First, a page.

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Continuous processing – to engage or not to engage?

Continuous processing – to engage or not to engage?

An extract from an article for Biopharm Asia

Continuous processing, as to an extent with closed processing, is a difficult area of engagement for the pharmaceutical industry. The article considers why this is the case and whether there are fundamental issues that prevent taking continuous processes on board.

With concerns about drug shortages and the opportunity to work openly with the regulators in resolution of issues the adoption of continuous processing would seemingly become more beneficial in responding to supply concerns, and therefore more accessible. Its introduction, given the significant controls improvements both in quality and operation available, would be thought to be considered essential to maintain a secure and low cost product flow to market. The following is an extract from the article:

The Issues

Engagement in continuous processing, or, in fact, any novel process within the pharmaceutical industry is, on the face of it, expensive and disruptive of pre-existing systems.  The issues are affected primarily by three significant criteria:

Investment risk: The development of new systems for manufacture is inevitably specialist lead personnel time and cost heavy with risk and time in development of drug product compatibility; especially when transferring existing products. Further, significant regulatory and quality control responses through the implementation of quality by design (QbD) techniques need to be addressed with their own element of risk and surety attached. Easy comparisons with food and non-ingested chemical manufacture tend to pale into insignificance when given the levels of accuracy of characterisation and content required to meet in vivo efficacy requirements. It is always easier to implement a tried and tested, possibly 40-50 year or older, batch processing method even given its apparent inefficiencies and wastage as it provides a known risk, uses known equipment and vessels and is understood by the regulators and operatives alike.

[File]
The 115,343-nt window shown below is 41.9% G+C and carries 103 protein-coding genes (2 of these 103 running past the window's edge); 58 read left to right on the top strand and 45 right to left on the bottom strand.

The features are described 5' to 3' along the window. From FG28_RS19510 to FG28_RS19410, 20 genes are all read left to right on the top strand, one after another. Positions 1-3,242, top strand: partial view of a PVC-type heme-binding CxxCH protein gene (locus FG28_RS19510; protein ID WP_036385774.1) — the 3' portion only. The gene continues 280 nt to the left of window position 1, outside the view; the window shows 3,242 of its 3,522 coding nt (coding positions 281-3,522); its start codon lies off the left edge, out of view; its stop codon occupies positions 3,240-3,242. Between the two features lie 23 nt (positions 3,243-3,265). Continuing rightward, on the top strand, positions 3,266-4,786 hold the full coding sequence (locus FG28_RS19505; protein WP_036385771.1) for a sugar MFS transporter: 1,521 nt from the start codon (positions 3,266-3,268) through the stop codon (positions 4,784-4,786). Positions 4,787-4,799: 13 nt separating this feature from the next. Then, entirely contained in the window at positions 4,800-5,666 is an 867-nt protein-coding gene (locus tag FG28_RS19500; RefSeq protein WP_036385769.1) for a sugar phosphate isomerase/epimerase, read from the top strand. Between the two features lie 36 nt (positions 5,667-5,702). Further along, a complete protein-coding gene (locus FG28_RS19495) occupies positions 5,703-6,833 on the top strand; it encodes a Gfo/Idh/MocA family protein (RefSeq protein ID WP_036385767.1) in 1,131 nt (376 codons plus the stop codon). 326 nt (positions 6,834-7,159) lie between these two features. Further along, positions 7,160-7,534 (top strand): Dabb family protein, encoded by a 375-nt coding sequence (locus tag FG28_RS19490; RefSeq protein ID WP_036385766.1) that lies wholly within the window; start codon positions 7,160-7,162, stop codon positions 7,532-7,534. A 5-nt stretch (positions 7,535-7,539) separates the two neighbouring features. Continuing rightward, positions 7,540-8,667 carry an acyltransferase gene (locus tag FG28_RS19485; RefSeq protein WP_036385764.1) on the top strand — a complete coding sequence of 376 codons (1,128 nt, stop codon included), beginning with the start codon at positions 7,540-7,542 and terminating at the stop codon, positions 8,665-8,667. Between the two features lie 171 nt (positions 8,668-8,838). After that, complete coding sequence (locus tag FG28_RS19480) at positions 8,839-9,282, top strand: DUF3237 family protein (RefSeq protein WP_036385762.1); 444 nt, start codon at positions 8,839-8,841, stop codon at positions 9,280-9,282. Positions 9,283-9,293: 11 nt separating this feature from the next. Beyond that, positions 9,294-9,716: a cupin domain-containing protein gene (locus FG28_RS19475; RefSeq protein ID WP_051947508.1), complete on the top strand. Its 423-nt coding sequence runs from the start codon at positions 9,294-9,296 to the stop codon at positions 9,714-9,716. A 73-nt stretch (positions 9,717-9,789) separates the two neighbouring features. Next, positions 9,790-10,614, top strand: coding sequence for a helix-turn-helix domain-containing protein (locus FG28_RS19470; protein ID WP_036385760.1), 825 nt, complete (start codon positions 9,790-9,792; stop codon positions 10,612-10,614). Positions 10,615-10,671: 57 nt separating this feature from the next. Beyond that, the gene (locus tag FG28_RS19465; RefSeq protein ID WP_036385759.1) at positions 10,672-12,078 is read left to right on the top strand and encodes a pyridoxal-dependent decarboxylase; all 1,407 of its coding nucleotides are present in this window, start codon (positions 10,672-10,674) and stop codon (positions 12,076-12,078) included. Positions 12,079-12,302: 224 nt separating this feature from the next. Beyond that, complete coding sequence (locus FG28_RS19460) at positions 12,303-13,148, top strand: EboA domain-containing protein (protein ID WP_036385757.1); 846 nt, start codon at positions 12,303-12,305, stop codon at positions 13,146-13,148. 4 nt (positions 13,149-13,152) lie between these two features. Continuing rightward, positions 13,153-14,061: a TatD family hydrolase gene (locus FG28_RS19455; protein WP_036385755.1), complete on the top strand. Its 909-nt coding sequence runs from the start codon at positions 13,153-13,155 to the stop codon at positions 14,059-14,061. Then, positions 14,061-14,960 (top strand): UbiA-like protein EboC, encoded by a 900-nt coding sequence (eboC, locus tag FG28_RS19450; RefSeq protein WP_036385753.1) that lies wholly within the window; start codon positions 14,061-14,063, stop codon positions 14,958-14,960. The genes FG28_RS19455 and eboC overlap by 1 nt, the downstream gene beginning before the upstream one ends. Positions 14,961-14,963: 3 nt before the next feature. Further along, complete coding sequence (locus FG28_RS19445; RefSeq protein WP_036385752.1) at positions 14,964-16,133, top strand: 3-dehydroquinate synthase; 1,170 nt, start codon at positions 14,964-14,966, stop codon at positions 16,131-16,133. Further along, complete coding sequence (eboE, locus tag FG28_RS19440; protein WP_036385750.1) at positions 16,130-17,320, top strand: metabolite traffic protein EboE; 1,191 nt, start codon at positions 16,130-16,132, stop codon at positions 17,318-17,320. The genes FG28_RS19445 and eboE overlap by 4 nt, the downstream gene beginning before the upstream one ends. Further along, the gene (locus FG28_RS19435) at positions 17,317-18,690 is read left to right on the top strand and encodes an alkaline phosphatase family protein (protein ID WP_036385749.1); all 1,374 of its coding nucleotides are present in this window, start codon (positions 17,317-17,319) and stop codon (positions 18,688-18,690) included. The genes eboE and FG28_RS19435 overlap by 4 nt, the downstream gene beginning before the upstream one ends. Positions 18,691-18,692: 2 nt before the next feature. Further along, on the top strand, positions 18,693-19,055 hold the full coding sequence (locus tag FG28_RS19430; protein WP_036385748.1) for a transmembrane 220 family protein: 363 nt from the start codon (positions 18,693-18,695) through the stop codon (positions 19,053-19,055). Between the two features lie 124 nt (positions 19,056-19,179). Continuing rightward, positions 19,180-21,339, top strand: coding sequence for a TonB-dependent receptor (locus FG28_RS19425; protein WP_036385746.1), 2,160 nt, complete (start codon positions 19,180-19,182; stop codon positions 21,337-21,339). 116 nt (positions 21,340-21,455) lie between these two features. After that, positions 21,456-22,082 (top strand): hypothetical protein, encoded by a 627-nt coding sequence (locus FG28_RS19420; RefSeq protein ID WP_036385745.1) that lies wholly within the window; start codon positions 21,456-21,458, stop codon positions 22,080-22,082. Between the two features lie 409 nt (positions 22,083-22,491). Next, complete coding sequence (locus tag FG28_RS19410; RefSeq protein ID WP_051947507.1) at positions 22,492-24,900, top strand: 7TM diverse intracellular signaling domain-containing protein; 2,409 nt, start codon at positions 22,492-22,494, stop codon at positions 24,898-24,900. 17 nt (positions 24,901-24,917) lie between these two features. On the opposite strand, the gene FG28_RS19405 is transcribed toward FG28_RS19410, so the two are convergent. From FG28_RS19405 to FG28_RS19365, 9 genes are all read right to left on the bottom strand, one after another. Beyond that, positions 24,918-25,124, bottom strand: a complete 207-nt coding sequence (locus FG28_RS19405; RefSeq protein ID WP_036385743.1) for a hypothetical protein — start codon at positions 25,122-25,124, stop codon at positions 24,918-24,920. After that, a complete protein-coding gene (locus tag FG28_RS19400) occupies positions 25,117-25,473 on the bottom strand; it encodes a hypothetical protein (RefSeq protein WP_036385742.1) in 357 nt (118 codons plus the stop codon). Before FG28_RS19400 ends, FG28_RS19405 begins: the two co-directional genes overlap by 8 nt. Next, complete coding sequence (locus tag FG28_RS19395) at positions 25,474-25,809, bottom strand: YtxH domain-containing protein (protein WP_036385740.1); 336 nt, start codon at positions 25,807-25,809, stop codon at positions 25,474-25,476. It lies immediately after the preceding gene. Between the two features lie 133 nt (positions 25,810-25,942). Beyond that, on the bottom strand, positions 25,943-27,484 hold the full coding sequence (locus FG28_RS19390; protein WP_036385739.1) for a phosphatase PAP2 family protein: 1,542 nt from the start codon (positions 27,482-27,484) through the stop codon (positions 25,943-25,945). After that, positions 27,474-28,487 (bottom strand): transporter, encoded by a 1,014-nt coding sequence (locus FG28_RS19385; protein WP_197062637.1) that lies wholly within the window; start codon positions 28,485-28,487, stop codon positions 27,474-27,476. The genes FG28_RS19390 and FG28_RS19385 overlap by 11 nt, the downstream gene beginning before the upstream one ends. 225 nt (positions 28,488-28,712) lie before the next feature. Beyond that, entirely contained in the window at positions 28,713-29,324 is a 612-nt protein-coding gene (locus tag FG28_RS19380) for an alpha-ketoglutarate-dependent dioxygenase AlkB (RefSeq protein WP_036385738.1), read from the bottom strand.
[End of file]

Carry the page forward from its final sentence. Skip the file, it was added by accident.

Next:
There is more opportunity of convincing companies to use new processes when the product is also new and the development time, including clinical trials, QbD, risk development and filing can be agreed following a once off development path. From decision to manufacture to first sale there is always a significant time and cost restraint no matter which of the three manufacturing formats, the instigator (“big pharma”), generic or contract manufacturer (CMO), or  is the implementer of a programme/schedule. This inevitably means that changing the initiating manufacturing process is commonly seen to be risk prohibitive; also older facilities with familiar equipment have been amortised and are perceived to be cheap to operate.